Courage is 75% of the Battle When Writing Non-Fiction

Short non-fiction is my jam. I gobble up the words when I read it, and feel rays of enlightenment when I write it. Writing non fictional pieces about the experiences in my life is exhilarating, but it’s also terrifying. There is the ever-present fear of do I remember that correctly? or what if I insult someone by telling MY truths? And then there is this little thing called social media where people don’t forget it you say something incredibly stupid. Nope, you can’t burn that embarrassing opening line because it’s on your blog and guess what, hundreds of people have already read it.

I will be honest, there are things that I have wanted to write about, but are so personal, embarrassing, raw, etc. that I have held back. I know that family and friends read my pieces (thank guys), and I want to make them proud. I don’t want to hurt anyone by the things I say. And then I read about women and men who tell their sexual assault stories. Young boys who were gang beaten and had the courage to speak up. Parents who lost their children to mass shootings, the horrible list continues. My point being that thousands of people have to face the verbal assault on social media after telling their horrific stories and I want to tell them all how much I deeply admire their courage. When I think of the writers who have been persecuted for their work I am deeply humbled.

The women of Mirman Baheer, a women’s literary society based in Kabul Afghanistan risk their lives to have their voices heard through their poetry every day. Let me say that again, RISK THEIR LIVES to have their poetry heard….it’s 2016. One woman by the name of Zarmina committed suicide in 2010 after her brothers beat her and ripped up all of her poetry notebooks. She was reading her poetry to her fellow female members on the telephone and they assumed she was talking to a man. Another female Afghan poet wrote this about the tragic death of Zarimina,

“Her memory will be a flower tucked into literature’s turban.
In her loneliness, every sister cries for her.” – Amail

My writing dismay is incredibly petty. I know that my fears are minuscule in my privileged life. Sure I may get a few troll attacks, I may offend, but like Kingsley Amis said,

“If you can’t annoy somebody, there’s little point in writing.”

Thank you to the men and women who have made significant change through their words. Thank you for giving other writers the courage and confidence to stand behind their writing. I humbly bow my head to the people who know true sacrifice by telling their experiences.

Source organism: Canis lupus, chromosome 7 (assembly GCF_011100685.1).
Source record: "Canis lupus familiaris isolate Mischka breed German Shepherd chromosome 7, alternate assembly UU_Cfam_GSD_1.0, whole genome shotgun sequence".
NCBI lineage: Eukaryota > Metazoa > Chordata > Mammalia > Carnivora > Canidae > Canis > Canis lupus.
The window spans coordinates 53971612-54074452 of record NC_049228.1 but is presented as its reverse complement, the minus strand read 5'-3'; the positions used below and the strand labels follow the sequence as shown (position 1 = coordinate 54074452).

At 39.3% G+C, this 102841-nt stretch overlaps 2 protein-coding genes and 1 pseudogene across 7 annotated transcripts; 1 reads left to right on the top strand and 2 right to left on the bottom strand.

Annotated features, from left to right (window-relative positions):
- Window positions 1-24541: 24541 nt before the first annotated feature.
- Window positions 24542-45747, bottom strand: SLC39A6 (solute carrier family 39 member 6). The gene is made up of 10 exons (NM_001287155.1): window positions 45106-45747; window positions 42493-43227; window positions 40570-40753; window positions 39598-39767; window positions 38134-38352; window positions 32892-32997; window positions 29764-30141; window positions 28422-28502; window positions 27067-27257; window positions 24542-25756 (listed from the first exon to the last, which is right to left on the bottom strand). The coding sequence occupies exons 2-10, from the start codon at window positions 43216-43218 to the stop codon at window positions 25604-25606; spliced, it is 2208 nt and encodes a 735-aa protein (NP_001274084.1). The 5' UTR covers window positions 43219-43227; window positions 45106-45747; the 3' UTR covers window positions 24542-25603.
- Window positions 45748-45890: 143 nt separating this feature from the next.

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Author: Rachel McKee

I love reading about everything. I'm not a book snob. Lately I have been "reading" a lot of picture books to my toddler and baby. In my past life before motherhood, I was a professional technical editor and writer.

4 thoughts on “Courage is 75% of the Battle When Writing Non-Fiction”

  1. Hi Rachel, I know that fear too. My new blog is nice and tame, and will stay that way. But I have another one waiting in the wings that may never be published here. Why? Because I’m afraid of offending people. I’m afraid I’ll lose my little group of followers on my current blog if they were to read the non-published one. I’m certain it would offend. It will be voicing my true opinions about social issues that I feel strongly about, and I already know (from reading, of course), that the majority of society won’t like what I have to say.

    Thanks for sharing this post about courage. I can relate. And while I too feel humbled by those courageous women you wrote about, it still hasn’t given me the courage I need to begin this second blog. I’m stuck in the ‘comfort zone’.

    Best…Melissa 🙂

    Liked by 1 person

    1. Hi Melissa, I’m excited to check out your blog. I know it’s hard to state your opinion when it doesn’t jive with the rest of society, but I hope one day you give it a shot. As a reader, I have read many pieces that I don’t “agree” with but I respect the writer for arguing their stance. I have also been persuaded to see topics from a new angle. I do understand the hesitation though, I’m working through it as well.

      Liked by 1 person


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